Once accepted, you check out the banner advertising and text links on offer until you find one you can live with. Unfortunately, too many ads involve blinking or scrolling or some kind of animation-which make for very ugly Web pages-but almost every site also has text links, too. Once you’ve picked a link, you paste the HTML code (which contains your site’s unique ID) into your Web pages, publish them, and wait.
Some of the nicer touches include CJ University (a series of tutorials about making the most of affiliate marketing), and Smart Zones that let you create ad link rotations. Analysis tools for figuring out which ads and sites generate the best revenue include a pretty sophisticated query tool, tabular results, and the ability to create CSV files of any query–which you can download and manipulate in Excel or a database program.
Thanks for sharing
LinkShare is a more select version of Commission Junction–it has a smaller but generally more upscale list of merchants (think Dell, Disney, and L.L. Bean), but works in similar ways. You can select merchants by searching or browsing lists, then copy custom HTML code to embed in your own Web site to create banner ads or text links. You can also copy code into e-mail messages to your customers.
When people start following these links, LinkShare begins tracking, and whenever you log in to its site, you can see which merchant links (or product links) are appealing to your customers. Of the reporting options, a sales and activity report and link-analysis report provide some great insights into your customers’ behavior-and the product success report shows you what your demographic group considers hot stuff. You can even get a report on the days or even hours when your site’s visitors are flocking away from your site. All told, though LinkShare is a little harder to use, it’s a generally more responsive site, and its built-in reporting system is much better than Commission Junction’s.
Easy street it’s not
For a company that puts such stock in its usability testing, Microsoft hit a bum note with the affiliate network attached to BCentral. Revenue Avenue is a bear to log in to and navigate. Its pages are poorly designed, too-the weekly activity list is embedded in its own scrolling pane in the middle of the home page.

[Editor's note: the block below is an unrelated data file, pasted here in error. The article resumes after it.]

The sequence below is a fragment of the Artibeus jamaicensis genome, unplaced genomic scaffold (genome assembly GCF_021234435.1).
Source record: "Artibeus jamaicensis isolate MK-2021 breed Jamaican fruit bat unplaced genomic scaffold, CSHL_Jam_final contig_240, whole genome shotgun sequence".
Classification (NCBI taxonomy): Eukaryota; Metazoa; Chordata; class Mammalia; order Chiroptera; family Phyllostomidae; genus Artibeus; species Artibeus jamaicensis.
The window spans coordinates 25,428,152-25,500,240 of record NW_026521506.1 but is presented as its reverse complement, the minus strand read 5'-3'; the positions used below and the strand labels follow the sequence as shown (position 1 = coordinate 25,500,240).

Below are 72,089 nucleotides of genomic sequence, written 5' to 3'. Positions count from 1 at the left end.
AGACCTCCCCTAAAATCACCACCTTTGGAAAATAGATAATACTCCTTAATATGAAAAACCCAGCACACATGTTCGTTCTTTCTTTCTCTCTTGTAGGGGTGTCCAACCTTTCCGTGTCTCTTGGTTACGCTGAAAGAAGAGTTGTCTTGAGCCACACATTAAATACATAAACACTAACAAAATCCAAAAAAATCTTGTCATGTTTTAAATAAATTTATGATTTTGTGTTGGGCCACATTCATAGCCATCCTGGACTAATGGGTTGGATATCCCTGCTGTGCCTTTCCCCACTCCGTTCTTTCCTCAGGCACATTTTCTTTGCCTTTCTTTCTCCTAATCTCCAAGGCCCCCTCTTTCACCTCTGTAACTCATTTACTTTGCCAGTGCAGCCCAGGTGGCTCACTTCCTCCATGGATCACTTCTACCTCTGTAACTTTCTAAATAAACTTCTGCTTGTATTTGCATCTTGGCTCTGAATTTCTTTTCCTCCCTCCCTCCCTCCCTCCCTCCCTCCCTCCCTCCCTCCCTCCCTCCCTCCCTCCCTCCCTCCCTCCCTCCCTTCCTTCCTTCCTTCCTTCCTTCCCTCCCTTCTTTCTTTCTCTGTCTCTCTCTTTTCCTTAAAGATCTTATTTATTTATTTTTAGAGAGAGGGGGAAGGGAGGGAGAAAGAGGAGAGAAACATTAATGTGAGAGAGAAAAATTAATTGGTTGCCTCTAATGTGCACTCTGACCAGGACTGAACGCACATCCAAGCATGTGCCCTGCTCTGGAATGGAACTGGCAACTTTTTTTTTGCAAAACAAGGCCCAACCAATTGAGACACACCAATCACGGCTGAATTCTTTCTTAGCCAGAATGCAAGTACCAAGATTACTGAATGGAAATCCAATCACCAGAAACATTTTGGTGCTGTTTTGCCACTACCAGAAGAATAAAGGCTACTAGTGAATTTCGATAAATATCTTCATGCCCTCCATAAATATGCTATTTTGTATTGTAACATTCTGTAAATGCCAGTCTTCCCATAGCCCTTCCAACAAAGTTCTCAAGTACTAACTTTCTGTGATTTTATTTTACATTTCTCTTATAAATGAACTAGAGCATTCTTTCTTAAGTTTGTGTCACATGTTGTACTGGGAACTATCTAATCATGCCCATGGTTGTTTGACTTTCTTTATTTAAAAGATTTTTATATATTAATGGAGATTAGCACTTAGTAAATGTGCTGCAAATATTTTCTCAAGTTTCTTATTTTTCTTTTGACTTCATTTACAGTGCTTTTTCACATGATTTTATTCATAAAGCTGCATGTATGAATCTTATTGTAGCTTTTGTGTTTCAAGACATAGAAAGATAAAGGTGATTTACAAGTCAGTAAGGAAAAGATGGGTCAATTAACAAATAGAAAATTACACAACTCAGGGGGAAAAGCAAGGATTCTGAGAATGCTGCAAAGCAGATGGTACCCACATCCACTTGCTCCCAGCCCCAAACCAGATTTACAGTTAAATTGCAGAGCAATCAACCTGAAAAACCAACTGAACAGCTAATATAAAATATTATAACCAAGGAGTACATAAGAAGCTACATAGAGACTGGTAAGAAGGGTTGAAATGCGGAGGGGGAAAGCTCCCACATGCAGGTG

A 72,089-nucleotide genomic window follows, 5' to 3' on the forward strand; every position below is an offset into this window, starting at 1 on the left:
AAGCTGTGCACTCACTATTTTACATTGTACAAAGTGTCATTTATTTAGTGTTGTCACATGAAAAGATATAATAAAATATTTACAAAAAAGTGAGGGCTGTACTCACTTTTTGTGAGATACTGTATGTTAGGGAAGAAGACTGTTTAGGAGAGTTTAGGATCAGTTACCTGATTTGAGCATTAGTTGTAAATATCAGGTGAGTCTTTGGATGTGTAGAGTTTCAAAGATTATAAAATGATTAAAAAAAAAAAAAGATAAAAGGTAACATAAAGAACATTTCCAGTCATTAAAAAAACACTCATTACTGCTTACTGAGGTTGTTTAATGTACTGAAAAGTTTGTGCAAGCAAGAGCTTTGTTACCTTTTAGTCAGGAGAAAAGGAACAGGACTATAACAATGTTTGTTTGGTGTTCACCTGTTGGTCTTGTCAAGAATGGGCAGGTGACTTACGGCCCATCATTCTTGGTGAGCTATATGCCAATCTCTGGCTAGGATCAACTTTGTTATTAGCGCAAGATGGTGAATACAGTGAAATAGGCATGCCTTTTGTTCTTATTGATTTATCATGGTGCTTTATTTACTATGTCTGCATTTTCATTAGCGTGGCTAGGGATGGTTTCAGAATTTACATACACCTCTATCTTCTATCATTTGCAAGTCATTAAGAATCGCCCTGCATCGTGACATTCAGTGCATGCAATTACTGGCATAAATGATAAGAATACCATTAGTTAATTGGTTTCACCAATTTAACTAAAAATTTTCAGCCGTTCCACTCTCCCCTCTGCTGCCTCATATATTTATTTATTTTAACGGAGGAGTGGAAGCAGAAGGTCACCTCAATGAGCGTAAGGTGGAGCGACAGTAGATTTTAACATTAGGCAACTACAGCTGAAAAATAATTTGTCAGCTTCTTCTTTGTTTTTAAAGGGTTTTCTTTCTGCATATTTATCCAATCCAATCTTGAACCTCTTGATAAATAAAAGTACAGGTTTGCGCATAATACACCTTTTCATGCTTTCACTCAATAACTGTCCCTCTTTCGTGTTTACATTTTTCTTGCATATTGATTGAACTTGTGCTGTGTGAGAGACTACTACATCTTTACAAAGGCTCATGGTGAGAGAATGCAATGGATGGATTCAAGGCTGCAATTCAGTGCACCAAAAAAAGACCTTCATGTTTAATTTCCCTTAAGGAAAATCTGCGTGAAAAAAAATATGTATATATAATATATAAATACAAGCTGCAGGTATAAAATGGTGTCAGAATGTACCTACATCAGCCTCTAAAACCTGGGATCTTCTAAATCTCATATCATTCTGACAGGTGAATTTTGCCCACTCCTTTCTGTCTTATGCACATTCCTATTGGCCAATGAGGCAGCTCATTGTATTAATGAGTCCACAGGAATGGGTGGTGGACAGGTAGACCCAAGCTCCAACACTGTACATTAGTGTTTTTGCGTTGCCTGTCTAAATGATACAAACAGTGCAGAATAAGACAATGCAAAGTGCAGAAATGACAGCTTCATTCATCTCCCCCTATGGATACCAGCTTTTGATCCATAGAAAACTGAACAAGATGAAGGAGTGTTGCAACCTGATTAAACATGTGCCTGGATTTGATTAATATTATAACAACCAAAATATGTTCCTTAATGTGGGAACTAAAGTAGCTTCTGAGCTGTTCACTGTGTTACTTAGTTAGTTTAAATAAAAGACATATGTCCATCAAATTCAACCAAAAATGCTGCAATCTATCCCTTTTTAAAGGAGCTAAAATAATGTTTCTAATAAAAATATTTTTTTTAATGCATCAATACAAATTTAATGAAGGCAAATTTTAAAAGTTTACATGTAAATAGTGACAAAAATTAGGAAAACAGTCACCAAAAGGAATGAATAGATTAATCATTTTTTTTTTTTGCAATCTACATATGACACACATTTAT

That said, Revenue Avenue does provide access to some good merchants, eBay and Amazon.com among them. And BCentral’s services are much more varied than those of other networks; it includes the ability to build a site if you don’t have one, to build traffic with the Banner Exchange and ClickTrade networks, and to build an e-mail list with ListBot.
If it wasn’t for the merchants at the site, I’d drop it in an instant, though. Sites this confusing don’t deserve to have good clients.
Reporting.net is an international site–available in Spanish, German, French, Italian, Dutch, and Swedish-and with a smattering of really high-profile merchants including IBM, Sprint, and Kinko’s. It provides a special URL to each of its clients, which makes it easy to check on the performance of select merchants. And its design and content are much more restrained than most. More than any, this site makes affiliate marketing seem respectable-not like a hustling cabbie tricking his clients into visiting a dive.
But in the long run, it’s not the features or the design of an affiliate network site that count. Your profits depend on how well matched your site’s visitors are to the merchants with whom you affiliate. You won’t make a bean if your site isn’t a good match for what the merchant’s selling. And you may lose the good faith of your customers if the merchant’s site is poorly designed.
In the end, the content is what counts–not the network that handles the tracking and payments. But it’s certainly nice when that network works like Commission Junction.